5) Code Churn
Code churn is the software development metric referring to code rewritten or deleted shortly after being written the first time.
It is common for software developers and engineers to write code, test it, allow it to break, present bugs, and rewrite their code to solve better the issue they are working on.
Like every other metric before it, this is an essential tool for hiring managers to consider when making decisions. While developers are expected to churn their code, seeing a high churn rate from specific developers on a team might mean that they are better suited for other projects than the one(s) they are working on.
“Tracking code churn is a way to think about the percentage of code that sticks around to deliver business value.” (Source: PluralSight)
6) Commit Frequency Or Number Of Commits
As with the software development metrics above-mentioned, Commit Frequency is a standard but also flawed software development metric.
Commit Frequency refers to the number and frequency of code commits that developers make while working on a project. While it makes sense to have benchmarks set for how often developers are committing actual work to the codebase, setting the Commit Frequency as a KPI rather than just observing it as a software development metric is risky.
As with other volume-based productivity metrics, managers risk sacrificing quality for quantity when setting volume-based metrics such as this one, which is also commonly referred to as commit counts. A high number of commits does not indicate overall productivity or quality of the delivered work. The same logic can be applied to the number of bugs fixed, another standard and grossly flawed software development metric.
An Innovative Software Development Metric: Coding Effort
Given the unreliability of the software development metrics currently in use, organisations are regularly left with few tested metrics to keep their projects on track and their teams working as efficiently as possible.
Finding a suitable means is the foundation of the research that resulted in BlueOptima’s proven solution to measure progress invested in (and thus required by) any software project, story point, function point, etc.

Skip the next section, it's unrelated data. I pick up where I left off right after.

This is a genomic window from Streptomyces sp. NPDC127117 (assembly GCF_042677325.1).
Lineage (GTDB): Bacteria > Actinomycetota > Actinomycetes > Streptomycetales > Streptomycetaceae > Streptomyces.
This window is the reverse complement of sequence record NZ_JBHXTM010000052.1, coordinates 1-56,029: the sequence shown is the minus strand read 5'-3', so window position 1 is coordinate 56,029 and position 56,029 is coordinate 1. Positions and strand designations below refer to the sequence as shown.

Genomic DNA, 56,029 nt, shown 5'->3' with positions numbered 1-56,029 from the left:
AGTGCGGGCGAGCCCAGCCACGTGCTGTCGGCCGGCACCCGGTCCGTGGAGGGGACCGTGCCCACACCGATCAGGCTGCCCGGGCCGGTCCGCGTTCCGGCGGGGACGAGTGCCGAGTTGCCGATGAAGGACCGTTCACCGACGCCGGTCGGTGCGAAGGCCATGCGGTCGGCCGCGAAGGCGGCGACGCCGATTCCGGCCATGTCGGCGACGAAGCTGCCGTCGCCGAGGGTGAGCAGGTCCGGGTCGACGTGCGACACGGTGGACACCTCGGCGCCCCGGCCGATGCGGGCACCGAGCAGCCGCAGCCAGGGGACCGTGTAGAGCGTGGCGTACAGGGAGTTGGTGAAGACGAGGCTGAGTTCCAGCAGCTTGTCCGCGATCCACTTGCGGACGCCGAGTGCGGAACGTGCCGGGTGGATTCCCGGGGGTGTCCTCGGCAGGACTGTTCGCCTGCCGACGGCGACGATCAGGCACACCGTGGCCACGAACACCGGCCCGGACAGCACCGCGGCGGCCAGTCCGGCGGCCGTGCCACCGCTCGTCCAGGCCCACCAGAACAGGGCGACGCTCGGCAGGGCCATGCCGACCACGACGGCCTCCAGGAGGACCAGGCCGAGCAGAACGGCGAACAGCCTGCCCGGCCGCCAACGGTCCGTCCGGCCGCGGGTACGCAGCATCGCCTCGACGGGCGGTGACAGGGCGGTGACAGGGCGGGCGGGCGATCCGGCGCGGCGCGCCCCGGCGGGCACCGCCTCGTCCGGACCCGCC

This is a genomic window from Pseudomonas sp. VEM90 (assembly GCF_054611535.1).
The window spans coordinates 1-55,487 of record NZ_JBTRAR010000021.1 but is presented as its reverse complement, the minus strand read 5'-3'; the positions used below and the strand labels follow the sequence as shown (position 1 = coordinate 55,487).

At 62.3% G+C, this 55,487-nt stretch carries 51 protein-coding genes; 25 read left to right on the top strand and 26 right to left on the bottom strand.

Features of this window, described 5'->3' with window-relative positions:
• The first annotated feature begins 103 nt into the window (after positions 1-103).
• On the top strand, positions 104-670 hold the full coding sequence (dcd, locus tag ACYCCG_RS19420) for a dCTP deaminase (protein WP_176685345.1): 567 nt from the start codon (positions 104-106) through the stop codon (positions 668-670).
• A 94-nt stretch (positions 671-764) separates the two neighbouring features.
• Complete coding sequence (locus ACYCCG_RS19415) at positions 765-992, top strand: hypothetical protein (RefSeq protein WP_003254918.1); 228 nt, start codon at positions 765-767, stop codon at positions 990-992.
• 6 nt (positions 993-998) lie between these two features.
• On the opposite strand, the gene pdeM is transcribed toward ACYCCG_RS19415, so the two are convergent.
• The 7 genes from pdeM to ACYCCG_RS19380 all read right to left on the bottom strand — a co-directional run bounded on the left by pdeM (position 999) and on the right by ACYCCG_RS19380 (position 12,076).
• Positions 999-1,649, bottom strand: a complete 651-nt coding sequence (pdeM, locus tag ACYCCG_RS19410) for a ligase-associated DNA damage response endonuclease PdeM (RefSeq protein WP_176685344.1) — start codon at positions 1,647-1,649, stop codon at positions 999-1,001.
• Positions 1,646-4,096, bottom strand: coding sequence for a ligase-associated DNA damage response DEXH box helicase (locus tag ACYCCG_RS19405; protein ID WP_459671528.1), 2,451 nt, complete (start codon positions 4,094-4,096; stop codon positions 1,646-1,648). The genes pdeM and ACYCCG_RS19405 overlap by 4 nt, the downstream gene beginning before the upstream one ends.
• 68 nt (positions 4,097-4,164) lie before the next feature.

BlueOptima calls this solution the Coding Effort. The measure of Coding Effort is a software development metric expressed in hours of software developers contributed to code repositories. This metric offers a basis for evaluating the efficacy of developers and teams within an organisation, various outsourcers – and individuals and groups within the outsourcers you use.
Thus, organisations can compare various options fairly in terms of cost-efficiency. When managers perceive project progress to be faster or slower than they had planned, this may be due to forecasting more or less time required for the project. Using Coding Effort as a meaningful basis for assessing value for money removes the costly factor of inaccurate time estimation.
With experience, organisations can gain intelligence about Coding Effort required for different Function/Story Points or projects. Factoring in the time per effort and the cost per time that internal or external developers can supply afford well-informed estimations of time and cost for each option.
Having embarked on a project, BlueOptima provides insight into the rate at which developers exert Coding Effort so that productivity slowdowns can be resolved and future progress monitored.